Sun Life Stadium: The current home of the Miami Dolphins and Miami Hurricanes is actually a multiuse stadium, which would hold up well compared to most stadiums internationally. The stadium is massive, and will clearly be the largest in MLS holding upwards of 75,000 spectators. The Miami Hurricanes cover portions of the upper deck during home games, and it is conceivable that a potential MLS franchise would cover the entire upper deck.
Ironically, one of the renovations the Dolphins wanted to make that will now not be happening actually makes Sun Life Stadium more hospitable to soccer, and that is the distance of the seats from the playing surface. The large sidelines that were created to fit a baseball diamond will now allow for a soccer team to play on a wide field (which is what teams want) and address the concerns of a narrow field that often come up when a football stadium is used for soccer. It is these advantages that resulted in Sun Life Stadium being chosen as the host for the final round of the International Champions Cup, which will bring several of the biggest clubs in the world to South Florida.
The problems with Sun Life Stadium are primarily the location and venue overuse. It is hard to imagine fans flocking to the county line on a consistent basis to watch games at Sun Life. But the main problem will be sharing the stadium with both the Dolphins and Hurricanes. MLS season runs from March to November, with CONCACAF Champions League and other competitions occurring over winter. That means there will be significant overlap. Which means the MLS team will not only have difficulty scheduling since they will have to work around both football teams, but will also be subject to the viscerally assaulting prospect of playing on a field full of football paint, like Houston had to prior to getting their own stadium.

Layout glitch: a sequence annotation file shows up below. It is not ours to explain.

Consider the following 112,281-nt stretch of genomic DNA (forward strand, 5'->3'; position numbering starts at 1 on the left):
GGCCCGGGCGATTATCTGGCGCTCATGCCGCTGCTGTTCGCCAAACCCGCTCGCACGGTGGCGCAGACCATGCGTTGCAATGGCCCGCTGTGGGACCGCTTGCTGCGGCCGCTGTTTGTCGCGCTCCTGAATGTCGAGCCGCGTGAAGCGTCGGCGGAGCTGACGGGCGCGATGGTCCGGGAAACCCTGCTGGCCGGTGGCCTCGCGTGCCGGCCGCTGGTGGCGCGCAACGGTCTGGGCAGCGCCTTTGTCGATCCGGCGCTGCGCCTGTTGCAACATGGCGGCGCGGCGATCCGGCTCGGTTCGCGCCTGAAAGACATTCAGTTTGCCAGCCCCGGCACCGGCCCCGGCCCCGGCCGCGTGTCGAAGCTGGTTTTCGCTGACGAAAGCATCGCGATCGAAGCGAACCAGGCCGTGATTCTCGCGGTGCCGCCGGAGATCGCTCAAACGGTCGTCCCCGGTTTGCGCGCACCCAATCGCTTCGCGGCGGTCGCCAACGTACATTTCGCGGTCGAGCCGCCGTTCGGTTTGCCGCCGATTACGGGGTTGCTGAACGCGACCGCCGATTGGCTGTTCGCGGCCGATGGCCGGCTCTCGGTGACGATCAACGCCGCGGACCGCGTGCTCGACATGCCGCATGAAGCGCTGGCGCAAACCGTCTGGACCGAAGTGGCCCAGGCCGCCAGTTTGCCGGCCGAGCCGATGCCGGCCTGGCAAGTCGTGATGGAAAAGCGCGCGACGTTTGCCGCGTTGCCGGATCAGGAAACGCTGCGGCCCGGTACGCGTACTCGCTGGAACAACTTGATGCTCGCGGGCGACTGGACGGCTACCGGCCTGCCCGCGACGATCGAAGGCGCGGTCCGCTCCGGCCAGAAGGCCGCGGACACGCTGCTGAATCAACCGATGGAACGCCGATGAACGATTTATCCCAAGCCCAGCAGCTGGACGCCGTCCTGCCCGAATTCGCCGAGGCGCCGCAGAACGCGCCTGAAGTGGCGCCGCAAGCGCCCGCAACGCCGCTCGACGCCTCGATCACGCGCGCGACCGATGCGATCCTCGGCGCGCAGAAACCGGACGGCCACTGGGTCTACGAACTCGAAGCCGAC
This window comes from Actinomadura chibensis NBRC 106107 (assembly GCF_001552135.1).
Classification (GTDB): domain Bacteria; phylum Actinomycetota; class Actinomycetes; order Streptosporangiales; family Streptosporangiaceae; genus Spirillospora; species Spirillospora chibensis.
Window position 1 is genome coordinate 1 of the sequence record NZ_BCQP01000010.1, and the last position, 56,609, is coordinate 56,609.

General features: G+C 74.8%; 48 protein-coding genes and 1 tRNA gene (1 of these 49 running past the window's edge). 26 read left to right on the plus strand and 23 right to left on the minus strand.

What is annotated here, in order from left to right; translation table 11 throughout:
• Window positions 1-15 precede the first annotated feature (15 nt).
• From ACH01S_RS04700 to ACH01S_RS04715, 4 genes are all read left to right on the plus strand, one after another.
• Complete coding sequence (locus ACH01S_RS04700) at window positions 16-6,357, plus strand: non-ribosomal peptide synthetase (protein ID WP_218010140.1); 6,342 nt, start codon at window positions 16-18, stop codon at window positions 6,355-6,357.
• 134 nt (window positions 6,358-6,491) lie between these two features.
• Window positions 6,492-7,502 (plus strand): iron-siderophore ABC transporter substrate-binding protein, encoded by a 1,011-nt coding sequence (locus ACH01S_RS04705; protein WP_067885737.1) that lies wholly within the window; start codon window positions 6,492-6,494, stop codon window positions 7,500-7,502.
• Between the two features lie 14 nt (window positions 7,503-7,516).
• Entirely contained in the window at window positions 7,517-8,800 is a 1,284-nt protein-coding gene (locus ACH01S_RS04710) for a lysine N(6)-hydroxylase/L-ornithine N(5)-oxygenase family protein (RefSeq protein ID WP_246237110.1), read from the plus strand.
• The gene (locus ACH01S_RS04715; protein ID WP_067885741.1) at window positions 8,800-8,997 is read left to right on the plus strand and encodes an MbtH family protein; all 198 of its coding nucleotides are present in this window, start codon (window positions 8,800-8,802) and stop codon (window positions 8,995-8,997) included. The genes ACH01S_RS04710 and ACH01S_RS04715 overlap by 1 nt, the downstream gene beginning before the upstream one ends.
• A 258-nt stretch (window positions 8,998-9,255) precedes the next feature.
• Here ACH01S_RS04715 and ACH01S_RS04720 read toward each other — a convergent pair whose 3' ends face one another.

FIU Stadium: As the name implies, FIU Stadium is home to several athletic programs for the FIU Panthers, most notably the football team. The stadium has recently undergone renovations, making it basically a new venue. The capacity of the stadium is currently 20,000 and set to be further expanded. Even if it remains at 20,000, that capacity will be right in line with a majority of MLS and actually might be preferable to the larger Sun Life Stadium
The location of FIU Stadium is also preferable to Sun Life Stadium. Located in West Miami, the stadium will be much easier to get to for a majority of fans. It also can’t hurt to be located on a campus with 50,000 students, a mere fraction of which can help boost attendance. And with that large student population comes ample parking. When FIU recently removed the track surrounding the field, they became FIFA compliant and hosted matches in the 2011 Gold Cup (although 2013 Gold Cup matches will be at Sun Life Stadium).
The major downside to FIU stadium is the playing surface. FIU plays on an artificial turf field. While Miami wouldn’t be the only team playing on said surface, they would be in the minority. Now, FIU Executive Director for Sports and Entertainment Pete Garcia has said that FIU would be willing to switch the field to grass in order to attract an MLS team. This is good and bad. It would make the playing surface much better, but it would then have a similar problem that Sun Life Stadium will in terms of playing on a field with football lines painted on.